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The neutron flux is a quantity used in nuclear reactor physics corresponding to the total length travelled by all neutrons per unit time and volume,[1] or nearly equivalently number of neutrons travelling through a unit area in unit time.[2] The neutron fluence is defined as the neutron flux integrated over a certain time period.


Natural neutron fluxEdit

Neutron flux in asymptotic giant branch stars and in supernovae is responsible for most of the natural nucleosynthesis producing elements heavier than iron. In stars there is a relatively low neutron flux on the order of 105 to 1011 neutrons per cm2 per second, resulting in nucleosynthesis by the s-process (slow-neutron-capture-process). By contrast, after a core-collapse supernova, there is an extremely high neutron flux, on the order of 1022 neutrons per cm2 per second, resulting in nucleosynthesis by the r-process (rapid-neutron-capture-process).

Atmospheric neutron flux, apparently from thunderstorms, can reach levels of 3•10−2 to 9•101 neutrons per cm2 per sec.[3][4] However, recent results[5] (considered invalid by the original investigators[6]) obtained with unshielded scintillation neutron detectors show a decrease in the neutron flux during thunderstorms.

Artificial neutron fluxEdit

Artificial neutron flux refers to neutron flux which is man-made, either as byproducts from weapons or nuclear energy production or for specific application such as from a research reactor or by spallation. A flow of neutrons is often used to initiate the fission of unstable large nuclei. The additional neutron(s) may cause the nucleus to become unstable, causing it to decay (split) to form more stable products. This effect is essential in fission reactors and nuclear weapons.

Within a nuclear fission reactor the neutron flux is primarily the form of measurement used to control the reaction inside. The flux shape is the term applied to the density or relative strength of the flux as it moves around the reactor. Typically the strongest neutron flux occurs in the middle of the reactor core, becoming lower toward the edges. The higher the neutron flux the greater the chance of a nuclear reaction occurring as there are more neutrons going through an area.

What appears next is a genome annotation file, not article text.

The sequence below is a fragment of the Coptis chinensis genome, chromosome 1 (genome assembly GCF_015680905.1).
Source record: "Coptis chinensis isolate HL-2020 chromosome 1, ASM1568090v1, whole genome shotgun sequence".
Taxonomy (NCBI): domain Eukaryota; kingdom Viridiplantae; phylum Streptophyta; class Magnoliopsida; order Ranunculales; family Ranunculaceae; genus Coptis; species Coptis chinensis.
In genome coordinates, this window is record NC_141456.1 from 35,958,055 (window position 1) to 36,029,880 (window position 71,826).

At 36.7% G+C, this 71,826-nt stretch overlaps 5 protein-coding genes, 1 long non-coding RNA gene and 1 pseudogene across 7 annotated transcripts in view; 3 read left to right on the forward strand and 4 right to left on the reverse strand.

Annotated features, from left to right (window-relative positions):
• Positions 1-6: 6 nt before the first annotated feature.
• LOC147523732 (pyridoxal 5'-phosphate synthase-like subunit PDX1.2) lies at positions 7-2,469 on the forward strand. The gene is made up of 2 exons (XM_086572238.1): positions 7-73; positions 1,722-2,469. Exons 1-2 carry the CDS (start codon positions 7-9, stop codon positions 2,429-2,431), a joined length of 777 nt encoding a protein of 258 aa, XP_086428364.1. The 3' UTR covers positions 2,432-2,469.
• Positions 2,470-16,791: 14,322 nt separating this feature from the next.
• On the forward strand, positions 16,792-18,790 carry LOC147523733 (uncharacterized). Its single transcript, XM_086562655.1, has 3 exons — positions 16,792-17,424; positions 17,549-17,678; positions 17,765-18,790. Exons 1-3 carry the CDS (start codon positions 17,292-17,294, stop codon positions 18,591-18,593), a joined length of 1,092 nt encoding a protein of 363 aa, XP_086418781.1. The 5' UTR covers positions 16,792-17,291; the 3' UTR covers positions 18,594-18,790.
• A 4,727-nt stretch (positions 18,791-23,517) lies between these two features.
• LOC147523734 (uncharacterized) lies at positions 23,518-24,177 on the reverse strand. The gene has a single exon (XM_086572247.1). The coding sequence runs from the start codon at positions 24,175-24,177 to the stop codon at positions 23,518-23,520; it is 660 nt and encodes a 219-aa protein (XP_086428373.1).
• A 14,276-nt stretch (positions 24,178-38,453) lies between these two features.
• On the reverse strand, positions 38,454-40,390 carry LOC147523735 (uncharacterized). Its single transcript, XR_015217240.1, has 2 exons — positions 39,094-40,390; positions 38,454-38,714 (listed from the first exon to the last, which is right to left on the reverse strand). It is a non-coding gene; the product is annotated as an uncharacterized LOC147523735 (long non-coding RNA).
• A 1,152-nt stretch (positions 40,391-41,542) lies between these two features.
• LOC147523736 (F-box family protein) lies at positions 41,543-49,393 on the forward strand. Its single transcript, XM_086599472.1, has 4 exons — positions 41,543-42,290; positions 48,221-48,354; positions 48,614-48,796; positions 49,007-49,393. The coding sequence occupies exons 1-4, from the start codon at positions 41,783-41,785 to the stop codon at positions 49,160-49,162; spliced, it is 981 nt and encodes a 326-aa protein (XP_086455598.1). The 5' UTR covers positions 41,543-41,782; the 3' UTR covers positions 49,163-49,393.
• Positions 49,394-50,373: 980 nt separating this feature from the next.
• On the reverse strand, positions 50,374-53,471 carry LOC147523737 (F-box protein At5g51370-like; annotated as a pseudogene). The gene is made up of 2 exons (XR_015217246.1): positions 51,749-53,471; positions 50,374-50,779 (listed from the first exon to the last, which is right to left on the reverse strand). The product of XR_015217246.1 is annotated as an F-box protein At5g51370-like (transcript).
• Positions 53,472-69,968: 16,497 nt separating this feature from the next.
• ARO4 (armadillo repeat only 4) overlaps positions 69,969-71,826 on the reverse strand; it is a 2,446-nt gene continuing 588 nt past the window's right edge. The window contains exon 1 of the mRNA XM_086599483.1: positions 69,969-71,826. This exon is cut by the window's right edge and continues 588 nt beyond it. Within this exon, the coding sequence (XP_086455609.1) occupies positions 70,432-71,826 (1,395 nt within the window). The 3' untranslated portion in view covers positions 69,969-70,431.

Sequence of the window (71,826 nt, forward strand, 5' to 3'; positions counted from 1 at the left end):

A reactor vessel of a typical nuclear power plant (PWR) endures in 40 years (32 full reactor years) of operation approximately 3.5×1019 n/cm² (E>1MeV).[7] Neutron flux causes reactor vessels to suffer from embrittlement and the steel gets activated.

See alsoEdit


  1. ^ Rudi J. J. Stamm'ler, Máximo Julio Abbate, Methods of steady-state reactor physics in nuclear design. ISBN 978-0126633207
  2. ^ Neutron flux from the United States Nuclear Regulatory Commission, retrieved 30 May 2008
  3. ^ Gurevich, A. V.; Antonova, V. P. (2012). "Strong Flux of Low-Energy Neutrons Produced by Thunderstorms". Physical Review Letters. Americal Physical Society. 108 (12): 125001. Bibcode:2012PhRvL.108l5001G. PMID 22540588. doi:10.1103/PhysRevLett.108.125001. 
  4. ^ Gurevich, A. V.; Almenova, A. M. (2016). "Observations of high-energy radiation during thunderstorms at Tien-Shan". Physical Review D. Americal Physical Society. 94 (2): 023003. doi:10.1103/PhysRevD.94.023003. 
  5. ^ Alekseenko, V.; Arneodo, F.; Bruno, G.; Di Giovanni, A.; Fulgion, W.; Gromushkin, D.; Shchegolev, O.; Stenkin, Yu.; Stepanov, V.; Sulakov, V.; Yashin, I. (2015). "Decrease of Atmospheric Neutron Counts Observed during Thunderstorms". Physical Review Letters. Americal Physical Society. 114 (12). Bibcode:2015PhRvL.114l5003A. doi:10.1103/PhysRevLett.114.125003. 
  6. ^ Gurevich, A. V.; Ptitsyn, M. O. (2015). "Comment on "Decrease of Atmospheric Neutron Counts Observed during Thunderstorms"". Physical Review Letters. Americal Physical Society. 115 (12): 179501. doi:10.1103/PhysRevLett.115.179501. 
  7. ^ Nuclear Power Plant Borssele Reactor Pressure Vessel Safety Assessment, p. 29, 5.6 Neutron Fluence Calculation